biblical verse are to be found in the scourging narrative in Book 8 of the 

Sibylline Oracles: ma,stigaj, r`api,smata, and evmptusma,twn, with one differ-

ence: in the third song of the suffering Servant the scourging precedes the 



 T. Nicklas, “Apokryphe Passionstraditionen im Vergleich: Petrusevangelium und Si-

byllinische Orakel (Buch VIII)”, in Das Evangelium nach Petrus. Text, Kontexte, Inter-

texte (ed. by T.J. Kraus & T. Nicklas; TU 158; Berlin and New York 2007), 263–279, 

here 270. 




 Lactantius  (Divine Institutes, 4:18:15), Augustine (City of God, 18:23:2), and the 

author of the Tübingen Theosophy (Beatrice, Anonymi Monophysitae Theosophia. An 

Attempt at Reconstruction [VigChr.S 56; Leiden, Boston and Cologne 2001], 55,225 = 

Erbse, Fragmente griechischer Theosophien [Hamburger Arbeiten zur Altertumswissen-

schaft 4; Hamburg 1941], 10,274) have a slightly different text: “But he will give for 

their blows simply a holy back.” The last is the epitome of a collection of pagan testimo-

nia compiled at the end of the 5


 or at the beginning of the 6


 century of our era and 

which relies mostly on Lactantius: see the bibliography in Beatrice and Lightfoot (n. 1), 



 Isa 50:6 LXX: To.n nw/to,n mou de,dwka eivj ma,stigaj( ta.j de. siago,naj mou eivj 

r`api,smata( to. de. pro,swpo,n mou ouvk avpe,streya avpo. aivscu,nhj evmptusma,twn

. – e;mptusma 

is a hapax legomenon in Isaiah. This biblical verse is also the background of Matt 26:67; 

cf. U. Luz, Matthew 21–28. A Commentary (Hermeneia; Minneapolis 2005), 448, n. 11. 

Jesus’ prediction of the Son of Man’s sufferings in the Synoptics (Mark 10:34 and paral-

lels) is surely inspired by this verse of Isaiah; see D.J. Moo, The Old Testament in the 

Gospel Passion Narratives (Sheffield 1983), 88–89 and 139–144. 

The Passion Narrative in the Sibylline Oracles 


blows and the spit. The process of rewriting in this section of Book 8 is 

similar to what we read in the Epistle of Barnabas 5:14 which quotes Isa 

50:6–7 without 6b–7a: “Again he says, ‛See! I have set my back to whips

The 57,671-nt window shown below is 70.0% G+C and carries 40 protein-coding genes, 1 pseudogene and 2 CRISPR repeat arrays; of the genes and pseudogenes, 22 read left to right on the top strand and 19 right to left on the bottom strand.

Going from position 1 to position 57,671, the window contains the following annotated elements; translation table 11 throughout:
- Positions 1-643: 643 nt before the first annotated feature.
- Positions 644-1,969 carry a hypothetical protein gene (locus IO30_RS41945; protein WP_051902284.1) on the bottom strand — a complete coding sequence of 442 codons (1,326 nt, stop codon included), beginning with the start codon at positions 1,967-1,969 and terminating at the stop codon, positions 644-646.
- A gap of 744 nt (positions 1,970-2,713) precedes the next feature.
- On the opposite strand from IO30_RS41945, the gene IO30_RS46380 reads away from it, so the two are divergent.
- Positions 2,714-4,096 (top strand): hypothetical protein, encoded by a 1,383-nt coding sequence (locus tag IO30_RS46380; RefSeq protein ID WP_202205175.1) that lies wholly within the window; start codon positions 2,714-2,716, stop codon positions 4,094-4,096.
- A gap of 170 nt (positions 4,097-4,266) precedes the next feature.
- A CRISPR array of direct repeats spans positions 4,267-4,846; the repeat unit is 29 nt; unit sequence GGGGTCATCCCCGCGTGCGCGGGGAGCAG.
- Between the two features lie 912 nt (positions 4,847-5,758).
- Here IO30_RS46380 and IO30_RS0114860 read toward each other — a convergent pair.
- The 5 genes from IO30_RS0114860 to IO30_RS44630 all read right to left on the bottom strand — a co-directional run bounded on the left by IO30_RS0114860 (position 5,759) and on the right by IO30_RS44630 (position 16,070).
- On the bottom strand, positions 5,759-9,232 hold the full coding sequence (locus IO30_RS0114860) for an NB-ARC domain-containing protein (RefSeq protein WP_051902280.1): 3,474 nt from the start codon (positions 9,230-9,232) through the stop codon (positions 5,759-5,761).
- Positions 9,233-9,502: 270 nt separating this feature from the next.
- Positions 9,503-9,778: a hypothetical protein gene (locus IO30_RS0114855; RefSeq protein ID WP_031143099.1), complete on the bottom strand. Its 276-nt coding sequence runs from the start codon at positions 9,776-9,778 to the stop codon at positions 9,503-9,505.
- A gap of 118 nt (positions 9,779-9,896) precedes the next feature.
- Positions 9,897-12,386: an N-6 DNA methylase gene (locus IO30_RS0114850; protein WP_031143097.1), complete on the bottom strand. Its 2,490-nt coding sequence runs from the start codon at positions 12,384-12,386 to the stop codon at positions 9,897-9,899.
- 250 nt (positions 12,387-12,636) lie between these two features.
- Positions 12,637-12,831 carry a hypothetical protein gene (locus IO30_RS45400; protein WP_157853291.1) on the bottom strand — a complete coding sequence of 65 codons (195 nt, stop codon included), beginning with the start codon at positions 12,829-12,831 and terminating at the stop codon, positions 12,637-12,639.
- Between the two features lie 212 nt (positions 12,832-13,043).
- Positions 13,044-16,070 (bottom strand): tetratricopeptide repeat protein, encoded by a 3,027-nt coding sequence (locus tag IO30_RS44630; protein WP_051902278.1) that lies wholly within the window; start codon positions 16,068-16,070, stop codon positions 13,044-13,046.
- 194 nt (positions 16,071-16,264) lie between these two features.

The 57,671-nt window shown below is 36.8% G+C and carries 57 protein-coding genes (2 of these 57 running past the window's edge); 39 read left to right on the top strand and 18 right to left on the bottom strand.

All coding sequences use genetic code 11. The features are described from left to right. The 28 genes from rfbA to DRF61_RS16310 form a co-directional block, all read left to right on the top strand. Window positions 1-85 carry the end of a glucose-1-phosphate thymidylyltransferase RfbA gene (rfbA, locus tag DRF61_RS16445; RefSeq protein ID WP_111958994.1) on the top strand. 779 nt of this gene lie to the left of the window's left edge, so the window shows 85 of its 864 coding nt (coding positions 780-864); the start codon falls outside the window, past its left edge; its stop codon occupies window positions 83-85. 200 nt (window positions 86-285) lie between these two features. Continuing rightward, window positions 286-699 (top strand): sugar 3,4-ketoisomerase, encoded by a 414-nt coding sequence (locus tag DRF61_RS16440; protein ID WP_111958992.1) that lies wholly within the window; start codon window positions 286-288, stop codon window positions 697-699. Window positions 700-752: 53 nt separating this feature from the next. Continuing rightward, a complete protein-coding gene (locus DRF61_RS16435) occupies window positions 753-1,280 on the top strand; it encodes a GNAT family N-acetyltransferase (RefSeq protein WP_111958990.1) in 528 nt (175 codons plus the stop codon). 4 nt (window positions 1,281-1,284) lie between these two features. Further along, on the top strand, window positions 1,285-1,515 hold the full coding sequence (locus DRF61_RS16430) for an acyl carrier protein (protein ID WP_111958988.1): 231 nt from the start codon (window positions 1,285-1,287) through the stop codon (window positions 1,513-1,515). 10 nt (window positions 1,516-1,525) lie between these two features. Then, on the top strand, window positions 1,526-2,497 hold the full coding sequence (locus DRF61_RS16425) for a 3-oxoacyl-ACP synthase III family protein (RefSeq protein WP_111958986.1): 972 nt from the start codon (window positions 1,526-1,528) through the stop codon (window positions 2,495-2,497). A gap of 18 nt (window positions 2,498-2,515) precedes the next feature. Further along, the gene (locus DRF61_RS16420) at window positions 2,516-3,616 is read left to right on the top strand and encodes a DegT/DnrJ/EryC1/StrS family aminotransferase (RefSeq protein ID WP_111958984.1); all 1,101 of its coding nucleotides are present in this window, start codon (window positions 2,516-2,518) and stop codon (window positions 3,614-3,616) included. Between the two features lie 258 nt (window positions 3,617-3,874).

and my cheeks to blows; and I have set my face as a hard rock.’



It must be pointed out that, although they sometimes differ from each 

other, the two passages from the Sibylline Oracles both qualify the spit 

upon Jesus’ face as farmako,enta, i.e. “poisonous” or venomous.” This is 

not the case in the biblical text. Now, if the canonical Gospels merely say 

that Jesus received spit on his face, literally “in his eyes,” the Sibylline 

Oracles are more interested in stating that the spit comes from “abomina-

ble or “unclean lips” (1:366) and “polluted mouths” (8:289). Although the 

adjectives are not the same, the idea of “unclean lips” in Sib Or 1:366 

surely comes from Isa 6:5, where the prophet accuses himself and the peo-

ple to whom he belongs, that is to say, Israel, of having “unclean lips” 

(avka,qarta cei,lh e;cwn evn me,sw| laou/ avka,qarta cei,lh e;contoj). This par-

allel seems to be more than likely, because the verses quoted (Sib Or 

1:360–361, 369–371) are a free rewriting of the same chapter in the Book 

of Isa 6:9–10, where Israel is accused of stubbornness and stupidity: “And 

he said, “Go and say to this people: ‛Keep listening, but do not compre-

hend; keep looking, but do not understand.’ Make the mind of this people 

dull, and stop their ears, and shut their eyes, so that they may not look with 

their eyes, and listen with their ears, and comprehend with their minds, 

and turn and be healed.” (NRSV)


 Sib Or 8:289 is much less explicit in its 

accusation on this point. 

Some scholars state that these verses of the Sibylline Oracles (8:287–

290) are reminiscent of the Gospel of Peter 9


, but this is unproven. A de-



 Barn. 5:14: Kai. pa,lin le,gei\  vIdou,( te,qeika, mou to.n nw/ton eivj ma,stigaj( kai. ta.j 

siago,naj eivj r`api,smata( to. de. pro,swpo,n mou e;qhka w`j sterea.n pe,tran

. Translation by 

B.D. Ehrman in: The Apostolic Fathers (vol. 1; Loeb Classical Library; Cambridge, 

Mass. 2003); reprint in: id., Lost Scriptures. Books that Did Not Make It into the New 

Testament (Oxford 2003), 224. 


 Isa 6:9–10 LXX: kai. ei=pe Poreu,qhti kai. ei=pon tw/| law/| tou,tw| VAkoh|/ avkou,sete kai. 

ouv mh. sunh/te kai. ble,pontej ble,yete kai. ouv mh. i;dhte\ evpacu,nqh ga.r h` kardi,a tou/ laou/ 


‚ kai. toi/j wvsi.n auvtw/n bare,wj h;kousan kai. tou.j ovfqalmou.j auvtw/n evka,mmusan‚ 

mh,pote i;dwsi toi/j ovfqalmoi/j kai. toi/j wvsi.n avkou,swsi kai. th/| kardi,a| sunw/si kai. evpi& 

stre,ywsi kai. iva,somai auvtou,j


 Gospel of Peter 9: “Others standing there were spitting in his face; some slapped 

his cheeks; others were beating him with a reed; and some began to flog him, saying, 

‛This is how we should honor the Son of God!’”  Kai. e[teroi e`stw/tej evne,ptuon auvtou/